There’s a recent movie called The Dilemma. It’s about what happens when some guy’s buddy thinks about telling the truth about seeing his friend with a woman not his wife. Should you always tell the truth? What if the truth has unforeseen consequences? Are you responsible—completely, partly? Should you help or be required to pick up the pieces? Here are some thoughts.
The first question you need to ask is this: Where are you? Is this your direct or indirect concern? What do you see as your primary obligation? Were you raised to always tell the truth? What if someone found this or something similar out about you? How would you feel and react? Are you ready to deal with the consequences if you do tell the truth?
If you have difficulty answering the questions above, and if you feel blocked and burdened, you should seek help from your therapist. The issues will come up over again in your life, posing the same problems for you. Don’t try to do this all by yourself!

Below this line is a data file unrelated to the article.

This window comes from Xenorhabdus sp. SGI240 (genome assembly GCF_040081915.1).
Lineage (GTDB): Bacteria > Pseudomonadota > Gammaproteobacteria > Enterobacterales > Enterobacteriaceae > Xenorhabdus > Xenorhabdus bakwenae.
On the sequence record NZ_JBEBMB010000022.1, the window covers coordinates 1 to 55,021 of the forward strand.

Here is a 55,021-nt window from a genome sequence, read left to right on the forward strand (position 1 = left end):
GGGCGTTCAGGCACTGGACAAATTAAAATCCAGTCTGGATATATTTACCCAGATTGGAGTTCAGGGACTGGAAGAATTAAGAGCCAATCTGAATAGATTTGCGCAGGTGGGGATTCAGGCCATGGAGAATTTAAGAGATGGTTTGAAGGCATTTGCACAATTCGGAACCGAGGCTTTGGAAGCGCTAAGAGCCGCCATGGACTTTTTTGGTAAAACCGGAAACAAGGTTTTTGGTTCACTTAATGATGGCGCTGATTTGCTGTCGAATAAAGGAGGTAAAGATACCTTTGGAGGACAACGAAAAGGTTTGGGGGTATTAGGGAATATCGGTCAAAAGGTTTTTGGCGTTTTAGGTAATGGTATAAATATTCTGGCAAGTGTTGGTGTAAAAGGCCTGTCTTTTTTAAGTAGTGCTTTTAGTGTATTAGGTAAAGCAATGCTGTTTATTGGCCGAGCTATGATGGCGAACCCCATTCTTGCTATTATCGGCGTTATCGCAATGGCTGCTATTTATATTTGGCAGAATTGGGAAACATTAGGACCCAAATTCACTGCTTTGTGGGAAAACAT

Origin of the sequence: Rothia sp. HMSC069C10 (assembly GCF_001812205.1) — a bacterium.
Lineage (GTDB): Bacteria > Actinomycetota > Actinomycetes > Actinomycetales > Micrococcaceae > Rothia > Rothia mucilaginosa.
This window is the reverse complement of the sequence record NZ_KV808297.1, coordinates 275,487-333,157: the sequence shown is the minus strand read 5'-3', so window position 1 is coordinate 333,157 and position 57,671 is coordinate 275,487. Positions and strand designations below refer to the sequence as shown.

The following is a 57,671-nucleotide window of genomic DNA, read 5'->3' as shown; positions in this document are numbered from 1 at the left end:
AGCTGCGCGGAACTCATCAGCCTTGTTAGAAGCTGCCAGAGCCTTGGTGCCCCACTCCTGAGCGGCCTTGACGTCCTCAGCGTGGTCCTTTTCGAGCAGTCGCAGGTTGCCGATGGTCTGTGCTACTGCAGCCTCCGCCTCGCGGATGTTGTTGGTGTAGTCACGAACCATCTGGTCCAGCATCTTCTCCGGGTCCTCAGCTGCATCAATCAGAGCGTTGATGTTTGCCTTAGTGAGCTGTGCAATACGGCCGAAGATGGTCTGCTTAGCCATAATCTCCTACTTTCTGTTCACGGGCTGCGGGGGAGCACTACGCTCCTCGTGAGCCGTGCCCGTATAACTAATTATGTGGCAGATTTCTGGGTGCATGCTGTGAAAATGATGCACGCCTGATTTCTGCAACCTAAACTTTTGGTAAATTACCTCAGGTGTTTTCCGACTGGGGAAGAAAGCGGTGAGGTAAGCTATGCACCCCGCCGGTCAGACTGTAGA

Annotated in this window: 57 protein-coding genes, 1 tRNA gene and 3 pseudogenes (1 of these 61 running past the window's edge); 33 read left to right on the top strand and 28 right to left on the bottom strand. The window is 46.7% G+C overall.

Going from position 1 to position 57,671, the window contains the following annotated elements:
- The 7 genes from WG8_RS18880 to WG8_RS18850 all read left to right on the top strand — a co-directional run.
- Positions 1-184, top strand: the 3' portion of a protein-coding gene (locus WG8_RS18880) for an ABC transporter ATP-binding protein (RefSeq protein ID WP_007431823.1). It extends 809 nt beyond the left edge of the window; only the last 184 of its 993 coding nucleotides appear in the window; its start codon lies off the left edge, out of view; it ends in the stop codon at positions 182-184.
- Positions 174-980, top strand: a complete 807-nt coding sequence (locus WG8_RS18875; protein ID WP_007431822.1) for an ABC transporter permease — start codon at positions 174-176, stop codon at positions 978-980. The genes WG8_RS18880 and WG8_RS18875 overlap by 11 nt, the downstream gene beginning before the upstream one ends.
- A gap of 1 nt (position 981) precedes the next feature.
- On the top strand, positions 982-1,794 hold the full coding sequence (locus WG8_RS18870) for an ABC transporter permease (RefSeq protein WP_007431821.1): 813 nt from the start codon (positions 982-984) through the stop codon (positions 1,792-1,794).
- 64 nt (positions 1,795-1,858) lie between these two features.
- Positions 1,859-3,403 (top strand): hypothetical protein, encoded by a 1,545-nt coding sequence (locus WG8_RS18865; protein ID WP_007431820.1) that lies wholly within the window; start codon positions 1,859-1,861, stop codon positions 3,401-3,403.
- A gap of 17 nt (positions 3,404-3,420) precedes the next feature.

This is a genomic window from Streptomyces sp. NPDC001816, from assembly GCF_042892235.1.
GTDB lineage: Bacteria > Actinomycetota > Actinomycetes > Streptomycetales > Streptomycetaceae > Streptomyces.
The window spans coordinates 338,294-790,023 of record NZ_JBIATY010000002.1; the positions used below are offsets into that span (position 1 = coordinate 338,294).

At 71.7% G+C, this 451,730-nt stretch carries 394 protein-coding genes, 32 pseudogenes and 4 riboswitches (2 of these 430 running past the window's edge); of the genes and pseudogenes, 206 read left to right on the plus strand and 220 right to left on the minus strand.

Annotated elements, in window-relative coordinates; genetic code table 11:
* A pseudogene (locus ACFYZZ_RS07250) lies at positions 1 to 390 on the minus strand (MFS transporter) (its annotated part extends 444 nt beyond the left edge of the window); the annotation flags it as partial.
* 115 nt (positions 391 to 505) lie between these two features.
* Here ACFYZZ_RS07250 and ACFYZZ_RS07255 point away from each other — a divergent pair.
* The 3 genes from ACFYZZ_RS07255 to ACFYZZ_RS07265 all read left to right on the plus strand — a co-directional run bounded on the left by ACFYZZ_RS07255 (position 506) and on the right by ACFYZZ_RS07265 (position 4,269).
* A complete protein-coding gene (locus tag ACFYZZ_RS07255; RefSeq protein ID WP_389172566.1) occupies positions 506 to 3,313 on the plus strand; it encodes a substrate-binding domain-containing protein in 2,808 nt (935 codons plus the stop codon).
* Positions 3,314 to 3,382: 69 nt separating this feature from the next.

If you can see that the truth may hurt someone and not resolve any issue, then the best thing is to keep it to yourself. There is no reason to inflict a lot of pain and have things spiral out of control for one or many people. You should seriously examine this option, and, if necessary, talk to someone not involved – such as your therapist – to make sure you’re clean—that is, you don’t have a dog in this race, that you don’t have anything emotionally tying you into it.
You can leave some things unsaid and deal with your tension and misgivings by yourself or with a trusted other person. Maturity is learning to deal with this kind of difficult situation—not avoiding it.